Nature uses CO2 in thousands of reactions for the synthesis of a large number of products. These reactions can be categorized into two major classes:
• The carboxylation of substrates, either inorganic or organic. Note that the 'weathering of silicates' is a special case of carboxylation that fixes CO2 into long-living compounds such as inorganic carbonates (see Chapter 6).
The reduction reactions, in which CO2 is reduced to other C (CO, CH3OH) or Cn molecules (block D in Fig. 7.1) that can be used as fuels, use dihydrogen as co-reagent. Again, such CO2 utilization may contribute to an overall reduction in CO2 emissions (Song, 2002).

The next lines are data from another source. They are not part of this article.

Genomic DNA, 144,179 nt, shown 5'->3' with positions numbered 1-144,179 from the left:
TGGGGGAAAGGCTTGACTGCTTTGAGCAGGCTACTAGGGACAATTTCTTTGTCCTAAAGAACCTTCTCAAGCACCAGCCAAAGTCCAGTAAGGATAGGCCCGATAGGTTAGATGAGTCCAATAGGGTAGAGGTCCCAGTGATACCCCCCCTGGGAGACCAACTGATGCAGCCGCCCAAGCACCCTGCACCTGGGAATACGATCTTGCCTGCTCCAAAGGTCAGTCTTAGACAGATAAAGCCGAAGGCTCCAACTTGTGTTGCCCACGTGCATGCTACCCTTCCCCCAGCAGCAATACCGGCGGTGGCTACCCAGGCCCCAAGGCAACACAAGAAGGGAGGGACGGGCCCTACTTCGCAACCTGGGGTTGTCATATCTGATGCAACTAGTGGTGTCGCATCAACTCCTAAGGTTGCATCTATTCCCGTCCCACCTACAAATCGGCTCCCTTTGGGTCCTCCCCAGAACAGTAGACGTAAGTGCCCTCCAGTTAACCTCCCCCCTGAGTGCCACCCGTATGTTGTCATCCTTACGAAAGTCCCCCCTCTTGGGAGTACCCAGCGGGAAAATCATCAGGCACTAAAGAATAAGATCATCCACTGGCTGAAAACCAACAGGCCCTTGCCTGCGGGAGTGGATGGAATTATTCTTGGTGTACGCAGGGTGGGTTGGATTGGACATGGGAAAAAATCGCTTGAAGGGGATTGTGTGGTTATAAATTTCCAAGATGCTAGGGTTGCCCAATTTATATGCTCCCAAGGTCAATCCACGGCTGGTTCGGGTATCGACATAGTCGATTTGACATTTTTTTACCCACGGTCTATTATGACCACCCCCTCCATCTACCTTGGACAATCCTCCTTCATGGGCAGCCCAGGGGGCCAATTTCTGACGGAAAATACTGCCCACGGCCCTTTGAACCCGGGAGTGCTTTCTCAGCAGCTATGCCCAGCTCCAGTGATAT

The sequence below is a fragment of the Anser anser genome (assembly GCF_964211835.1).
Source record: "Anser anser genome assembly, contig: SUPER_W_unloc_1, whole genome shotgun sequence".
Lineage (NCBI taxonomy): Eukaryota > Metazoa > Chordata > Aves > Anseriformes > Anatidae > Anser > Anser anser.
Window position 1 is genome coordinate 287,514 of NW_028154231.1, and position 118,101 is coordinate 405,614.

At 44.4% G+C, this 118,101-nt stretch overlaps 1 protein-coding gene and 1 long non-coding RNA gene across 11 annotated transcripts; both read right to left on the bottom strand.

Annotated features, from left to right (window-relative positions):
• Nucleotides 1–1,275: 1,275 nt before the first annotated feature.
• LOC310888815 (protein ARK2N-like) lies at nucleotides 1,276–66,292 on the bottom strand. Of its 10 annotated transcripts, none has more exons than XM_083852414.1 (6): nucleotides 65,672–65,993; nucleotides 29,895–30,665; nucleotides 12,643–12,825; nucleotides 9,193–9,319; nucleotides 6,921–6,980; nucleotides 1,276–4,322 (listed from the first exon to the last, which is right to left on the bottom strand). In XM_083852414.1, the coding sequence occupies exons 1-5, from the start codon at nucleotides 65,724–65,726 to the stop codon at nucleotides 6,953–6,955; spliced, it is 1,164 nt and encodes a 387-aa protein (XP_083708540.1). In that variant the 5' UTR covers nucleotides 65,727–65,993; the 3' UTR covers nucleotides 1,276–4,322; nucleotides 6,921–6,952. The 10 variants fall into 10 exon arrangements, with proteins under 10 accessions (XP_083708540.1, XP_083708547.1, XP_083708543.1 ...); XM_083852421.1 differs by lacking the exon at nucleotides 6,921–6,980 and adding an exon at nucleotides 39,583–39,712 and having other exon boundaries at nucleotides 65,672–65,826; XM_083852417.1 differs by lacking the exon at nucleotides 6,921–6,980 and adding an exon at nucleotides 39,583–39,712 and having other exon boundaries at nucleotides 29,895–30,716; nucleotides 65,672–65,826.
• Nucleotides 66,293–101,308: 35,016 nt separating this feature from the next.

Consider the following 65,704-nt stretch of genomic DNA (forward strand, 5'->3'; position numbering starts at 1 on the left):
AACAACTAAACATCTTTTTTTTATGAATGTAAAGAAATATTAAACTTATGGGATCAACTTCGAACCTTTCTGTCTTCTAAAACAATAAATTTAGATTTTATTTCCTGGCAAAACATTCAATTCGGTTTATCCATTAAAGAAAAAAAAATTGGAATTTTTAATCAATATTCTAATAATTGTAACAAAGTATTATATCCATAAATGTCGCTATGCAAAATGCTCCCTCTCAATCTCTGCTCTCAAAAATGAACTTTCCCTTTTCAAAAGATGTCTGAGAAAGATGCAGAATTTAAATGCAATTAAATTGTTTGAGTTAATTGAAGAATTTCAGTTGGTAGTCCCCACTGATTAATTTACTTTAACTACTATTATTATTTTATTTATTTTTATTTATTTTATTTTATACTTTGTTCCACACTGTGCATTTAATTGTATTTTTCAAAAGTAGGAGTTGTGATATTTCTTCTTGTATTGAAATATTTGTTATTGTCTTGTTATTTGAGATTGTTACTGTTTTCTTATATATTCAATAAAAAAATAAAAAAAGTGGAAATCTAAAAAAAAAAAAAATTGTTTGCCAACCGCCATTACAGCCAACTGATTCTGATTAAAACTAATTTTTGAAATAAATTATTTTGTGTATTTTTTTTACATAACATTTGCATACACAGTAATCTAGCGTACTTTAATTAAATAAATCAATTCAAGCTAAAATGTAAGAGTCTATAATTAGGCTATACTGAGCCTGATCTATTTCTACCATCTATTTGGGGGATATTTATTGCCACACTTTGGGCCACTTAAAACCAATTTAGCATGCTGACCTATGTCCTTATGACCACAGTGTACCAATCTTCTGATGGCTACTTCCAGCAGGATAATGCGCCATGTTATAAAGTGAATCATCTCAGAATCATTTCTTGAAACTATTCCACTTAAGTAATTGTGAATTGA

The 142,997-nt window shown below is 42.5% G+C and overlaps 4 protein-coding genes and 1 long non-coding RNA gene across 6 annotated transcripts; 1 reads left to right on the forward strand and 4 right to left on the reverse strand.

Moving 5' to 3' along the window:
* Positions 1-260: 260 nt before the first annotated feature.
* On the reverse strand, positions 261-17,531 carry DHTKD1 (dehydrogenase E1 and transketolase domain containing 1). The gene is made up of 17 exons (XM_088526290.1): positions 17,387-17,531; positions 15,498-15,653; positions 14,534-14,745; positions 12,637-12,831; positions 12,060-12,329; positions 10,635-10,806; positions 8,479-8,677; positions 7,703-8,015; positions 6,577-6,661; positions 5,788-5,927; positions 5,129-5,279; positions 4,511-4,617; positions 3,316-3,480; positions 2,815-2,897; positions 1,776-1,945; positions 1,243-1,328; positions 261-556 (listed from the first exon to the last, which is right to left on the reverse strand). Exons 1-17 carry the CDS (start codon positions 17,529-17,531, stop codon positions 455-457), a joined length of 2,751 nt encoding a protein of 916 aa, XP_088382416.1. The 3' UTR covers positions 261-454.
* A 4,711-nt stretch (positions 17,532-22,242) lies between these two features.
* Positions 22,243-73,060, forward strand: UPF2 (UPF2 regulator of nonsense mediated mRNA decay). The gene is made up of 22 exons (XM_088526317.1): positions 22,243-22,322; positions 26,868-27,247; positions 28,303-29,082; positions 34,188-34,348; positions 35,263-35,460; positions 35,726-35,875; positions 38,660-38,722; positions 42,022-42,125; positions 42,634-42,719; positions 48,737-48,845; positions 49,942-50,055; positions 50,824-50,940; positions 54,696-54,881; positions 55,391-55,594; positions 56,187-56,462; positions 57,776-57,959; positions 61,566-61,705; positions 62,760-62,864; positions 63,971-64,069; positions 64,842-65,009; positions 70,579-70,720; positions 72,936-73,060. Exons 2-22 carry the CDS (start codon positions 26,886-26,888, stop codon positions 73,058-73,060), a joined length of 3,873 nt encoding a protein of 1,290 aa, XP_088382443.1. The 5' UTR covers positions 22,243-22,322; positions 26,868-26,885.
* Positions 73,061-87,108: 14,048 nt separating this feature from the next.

The carboxylation reactions, which occur in mild conditions, are exoergonic (blocks B and C in Fig. 7.1). In such reactions the entire CO2 moiety is incorporated into molecular or polymeric compounds containing moieties like COOR (carboxylates, esters, lactones), N-COOR (carbamates) or NCO (isocyanates or ureas) and ROCOOR (carbonates).
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